Young Readers

See Sonali Zohra's Gorgeous Images from the New, Illustrated Ramayana

When we read Arshia Sattar's gripping retelling of the classic Hindu epic Ramayana, we were blown away. Arshia takes an incredibly dramatic story—an army of flying monkeys, an evil demon king, a beautiful princess in distress, a hero who discovers his own secret powers—and brings it vividly to life in lucid, artful, and propulsive prose that honors the original ancient text by the Sanskrit poet Valmiki. Making the book even more vidid are artist Sonali Zohra's stunning illustrations: twenty two-page spreads in bright color, sharp detail, and astonishingly original conception. See the gallery below for a preview the images, which will be even more gorgeous in the finished, hardcover book—out March 2018 from Yonder!

Gallery: Sonali Zohra's Illustrations from Ramayana

Sonali Zohra: Artist's Statement

Growing up in India, not knowing the story of the Ramayana or at least a general outline of what it is about is unlikely. It is India’s great archetypal story, one that shows up everywhere. It is in the fabric of our culture and has been presented in a variety of styles and mediums—be it architecture, painting, illustration or sculpture—over the span of two thousand years.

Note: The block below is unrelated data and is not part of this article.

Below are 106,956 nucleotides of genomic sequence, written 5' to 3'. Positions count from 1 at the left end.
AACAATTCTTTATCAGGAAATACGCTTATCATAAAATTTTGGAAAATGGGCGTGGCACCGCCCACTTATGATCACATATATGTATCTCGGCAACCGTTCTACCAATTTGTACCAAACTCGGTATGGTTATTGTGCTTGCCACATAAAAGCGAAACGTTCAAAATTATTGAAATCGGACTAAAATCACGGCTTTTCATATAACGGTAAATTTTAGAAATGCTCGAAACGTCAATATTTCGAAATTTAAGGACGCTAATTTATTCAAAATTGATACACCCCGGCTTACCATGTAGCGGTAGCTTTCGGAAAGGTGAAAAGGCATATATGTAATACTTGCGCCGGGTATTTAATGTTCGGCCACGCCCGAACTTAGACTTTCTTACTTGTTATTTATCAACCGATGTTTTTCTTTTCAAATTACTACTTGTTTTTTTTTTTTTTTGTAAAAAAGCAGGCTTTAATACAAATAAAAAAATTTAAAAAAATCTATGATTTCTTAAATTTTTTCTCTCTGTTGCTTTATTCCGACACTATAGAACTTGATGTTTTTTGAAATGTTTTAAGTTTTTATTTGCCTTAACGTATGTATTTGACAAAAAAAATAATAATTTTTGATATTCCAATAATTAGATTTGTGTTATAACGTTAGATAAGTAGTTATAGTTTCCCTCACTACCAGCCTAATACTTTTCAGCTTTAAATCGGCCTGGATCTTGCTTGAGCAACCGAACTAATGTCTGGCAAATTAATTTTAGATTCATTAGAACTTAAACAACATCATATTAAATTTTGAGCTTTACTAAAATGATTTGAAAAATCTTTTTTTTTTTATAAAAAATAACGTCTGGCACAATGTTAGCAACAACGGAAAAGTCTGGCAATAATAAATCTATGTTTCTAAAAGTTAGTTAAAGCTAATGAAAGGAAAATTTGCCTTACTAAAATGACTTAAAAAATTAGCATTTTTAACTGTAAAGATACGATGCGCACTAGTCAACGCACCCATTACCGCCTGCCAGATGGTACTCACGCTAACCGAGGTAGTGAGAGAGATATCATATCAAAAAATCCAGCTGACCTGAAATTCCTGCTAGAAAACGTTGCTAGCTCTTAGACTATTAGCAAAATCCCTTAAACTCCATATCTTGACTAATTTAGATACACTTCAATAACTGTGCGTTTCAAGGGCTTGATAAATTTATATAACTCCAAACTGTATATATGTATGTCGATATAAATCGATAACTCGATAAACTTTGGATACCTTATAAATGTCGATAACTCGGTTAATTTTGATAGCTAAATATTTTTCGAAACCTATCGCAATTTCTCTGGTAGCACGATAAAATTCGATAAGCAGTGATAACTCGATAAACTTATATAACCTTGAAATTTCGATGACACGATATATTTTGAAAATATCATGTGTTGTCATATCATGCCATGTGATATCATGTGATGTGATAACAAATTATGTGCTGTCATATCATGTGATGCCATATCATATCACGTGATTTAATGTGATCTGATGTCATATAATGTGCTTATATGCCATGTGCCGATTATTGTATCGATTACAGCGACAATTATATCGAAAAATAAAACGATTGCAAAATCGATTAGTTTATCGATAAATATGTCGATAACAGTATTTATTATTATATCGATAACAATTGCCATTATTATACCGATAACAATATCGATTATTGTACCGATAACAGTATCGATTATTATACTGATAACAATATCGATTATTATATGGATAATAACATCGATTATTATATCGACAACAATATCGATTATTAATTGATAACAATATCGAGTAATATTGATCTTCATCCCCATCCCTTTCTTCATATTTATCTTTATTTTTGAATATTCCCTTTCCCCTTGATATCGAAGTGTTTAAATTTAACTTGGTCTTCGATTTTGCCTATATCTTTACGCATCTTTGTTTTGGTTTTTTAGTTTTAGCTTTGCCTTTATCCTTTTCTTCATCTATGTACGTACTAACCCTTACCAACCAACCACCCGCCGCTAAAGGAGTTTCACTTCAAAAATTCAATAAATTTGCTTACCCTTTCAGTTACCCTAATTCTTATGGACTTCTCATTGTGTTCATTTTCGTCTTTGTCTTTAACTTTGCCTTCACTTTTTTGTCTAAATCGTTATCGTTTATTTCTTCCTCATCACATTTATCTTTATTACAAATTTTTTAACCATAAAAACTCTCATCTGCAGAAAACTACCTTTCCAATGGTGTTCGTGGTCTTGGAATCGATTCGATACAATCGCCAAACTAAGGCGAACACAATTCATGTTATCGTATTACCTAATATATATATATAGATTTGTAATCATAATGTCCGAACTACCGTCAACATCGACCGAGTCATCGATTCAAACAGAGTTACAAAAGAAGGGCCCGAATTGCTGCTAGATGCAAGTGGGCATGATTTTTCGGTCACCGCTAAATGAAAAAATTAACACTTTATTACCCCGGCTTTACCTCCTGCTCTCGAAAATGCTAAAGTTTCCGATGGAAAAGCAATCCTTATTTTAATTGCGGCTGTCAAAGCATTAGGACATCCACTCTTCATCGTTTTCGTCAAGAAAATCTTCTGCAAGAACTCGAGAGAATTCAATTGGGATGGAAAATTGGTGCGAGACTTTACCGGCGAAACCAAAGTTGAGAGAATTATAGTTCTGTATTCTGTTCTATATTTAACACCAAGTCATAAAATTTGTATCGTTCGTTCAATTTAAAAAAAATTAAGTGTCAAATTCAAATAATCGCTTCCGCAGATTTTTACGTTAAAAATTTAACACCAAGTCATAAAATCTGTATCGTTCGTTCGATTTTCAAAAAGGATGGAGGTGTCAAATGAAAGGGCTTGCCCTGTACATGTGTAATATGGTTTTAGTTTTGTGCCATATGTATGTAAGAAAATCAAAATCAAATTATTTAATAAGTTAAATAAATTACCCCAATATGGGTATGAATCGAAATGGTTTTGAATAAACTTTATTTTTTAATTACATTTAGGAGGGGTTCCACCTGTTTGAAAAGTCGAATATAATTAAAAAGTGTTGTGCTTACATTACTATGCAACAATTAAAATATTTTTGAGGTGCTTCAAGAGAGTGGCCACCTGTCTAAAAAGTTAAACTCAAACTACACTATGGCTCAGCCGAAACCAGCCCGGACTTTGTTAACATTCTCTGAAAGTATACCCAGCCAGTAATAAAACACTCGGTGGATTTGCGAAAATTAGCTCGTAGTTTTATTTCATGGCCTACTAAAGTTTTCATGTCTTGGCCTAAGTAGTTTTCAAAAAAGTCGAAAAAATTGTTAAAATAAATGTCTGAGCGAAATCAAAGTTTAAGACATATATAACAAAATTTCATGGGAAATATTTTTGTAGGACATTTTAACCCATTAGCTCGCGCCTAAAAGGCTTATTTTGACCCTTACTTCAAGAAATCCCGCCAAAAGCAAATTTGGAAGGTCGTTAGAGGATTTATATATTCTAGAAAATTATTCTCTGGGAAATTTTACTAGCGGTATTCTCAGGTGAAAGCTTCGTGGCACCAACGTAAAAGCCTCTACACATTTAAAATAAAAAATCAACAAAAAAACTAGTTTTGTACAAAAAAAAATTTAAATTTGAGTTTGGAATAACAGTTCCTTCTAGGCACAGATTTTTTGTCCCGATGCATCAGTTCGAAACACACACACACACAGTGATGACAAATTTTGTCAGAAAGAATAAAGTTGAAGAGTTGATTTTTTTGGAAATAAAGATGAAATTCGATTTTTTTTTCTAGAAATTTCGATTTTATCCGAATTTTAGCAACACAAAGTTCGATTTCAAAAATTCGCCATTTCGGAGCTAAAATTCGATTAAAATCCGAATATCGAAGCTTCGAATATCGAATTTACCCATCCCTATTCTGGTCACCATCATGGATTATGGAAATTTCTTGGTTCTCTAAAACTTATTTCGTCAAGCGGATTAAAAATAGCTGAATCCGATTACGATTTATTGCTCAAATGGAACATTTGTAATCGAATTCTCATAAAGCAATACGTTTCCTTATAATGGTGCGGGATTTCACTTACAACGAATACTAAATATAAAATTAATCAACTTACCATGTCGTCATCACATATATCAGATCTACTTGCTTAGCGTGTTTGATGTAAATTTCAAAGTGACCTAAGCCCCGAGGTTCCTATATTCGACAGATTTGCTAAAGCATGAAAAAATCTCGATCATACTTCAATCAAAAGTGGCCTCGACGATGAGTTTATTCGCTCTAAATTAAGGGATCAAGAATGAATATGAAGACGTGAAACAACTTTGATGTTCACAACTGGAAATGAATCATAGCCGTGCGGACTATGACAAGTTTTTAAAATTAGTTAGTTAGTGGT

The opportunity to illustrate the Ramayana, particularly this version translated and rewritten by Arshia Sattar from Valmiki’s original, was something out of a dream. As a child I was fascinated by indigenous folk artist Badri Narayan’s illustrations of the Mahabharata written by Shanta Rameshwar Rao. The illustrations portrayed the gods and goddesses in an almost human form—and, in my eyes, a more relatable form compared to the popular religious depictions of the characters. This seemed to fit Arshia’s style of writing: mystical yet so relatable. Inspired by the text, I began drafting my visions of this great story.

I wanted the illustrations to be dark and detailed silhouettes against bold colours in the hope of translating the mood and tone of Arshia’s descriptions. As an artist, the process is sometimes greater than the end goal. This process was almost meditative—it brought me closer to understanding the intricacies of the scenarios within the story and opened up a whole new way of setting the scene for the text to follow.

—Sonali Zohra

 

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